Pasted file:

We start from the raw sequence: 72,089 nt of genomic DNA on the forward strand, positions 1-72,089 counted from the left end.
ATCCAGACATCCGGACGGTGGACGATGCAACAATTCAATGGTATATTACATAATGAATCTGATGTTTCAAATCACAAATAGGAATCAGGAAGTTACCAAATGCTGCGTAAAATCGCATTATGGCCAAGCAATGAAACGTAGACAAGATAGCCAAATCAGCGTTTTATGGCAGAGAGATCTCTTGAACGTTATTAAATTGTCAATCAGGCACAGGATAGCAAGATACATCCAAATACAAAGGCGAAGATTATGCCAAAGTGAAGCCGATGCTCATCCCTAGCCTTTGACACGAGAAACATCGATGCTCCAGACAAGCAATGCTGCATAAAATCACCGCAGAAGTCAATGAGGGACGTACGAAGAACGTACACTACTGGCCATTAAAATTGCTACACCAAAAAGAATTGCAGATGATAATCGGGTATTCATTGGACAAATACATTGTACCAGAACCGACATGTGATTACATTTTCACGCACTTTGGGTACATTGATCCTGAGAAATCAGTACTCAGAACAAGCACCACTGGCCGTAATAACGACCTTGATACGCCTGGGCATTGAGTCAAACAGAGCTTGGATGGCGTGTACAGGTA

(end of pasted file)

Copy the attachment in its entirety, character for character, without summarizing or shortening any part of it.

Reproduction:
We start from the raw sequence: 72,089 nt of genomic DNA on the forward strand, positions 1-72,089 counted from the left end.
ATCCAGACATCCGGACGGTGGACGATGCAACAATTCAATGGTATATTACATAATGAATCTGATGTTTCAAATCACAAATAGGAATCAGGAAGTTACCAAATGCTGCGTAAAATCGCATTATGGCCAAGCAATGAAACGTAGACAAGATAGCCAAATCAGCGTTTTATGGCAGAGAGATCTCTTGAACGTTATTAAATTGTCAATCAGGCACAGGATAGCAAGATACATCCAAATACAAAGGCGAAGATTATGCCAAAGTGAAGCCGATGCTCATCCCTAGCCTTTGACACGAGAAACATCGATGCTCCAGACAAGCAATGCTGCATAAAATCACCGCAGAAGTCAATGAGGGACGTACGAAGAACGTACACTACTGGCCATTAAAATTGCTACACCAAAAAGAATTGCAGATGATAATCGGGTATTCATTGGACAAATACATTGTACCAGAACCGACATGTGATTACATTTTCACGCACTTTGGGTACATTGATCCTGAGAAATCAGTACTCAGAACAAGCACCACTGGCCGTAATAACGACCTTGATACGCCTGGGCATTGAGTCAAACAGAGCTTGGATGGCGTGTACAGGTA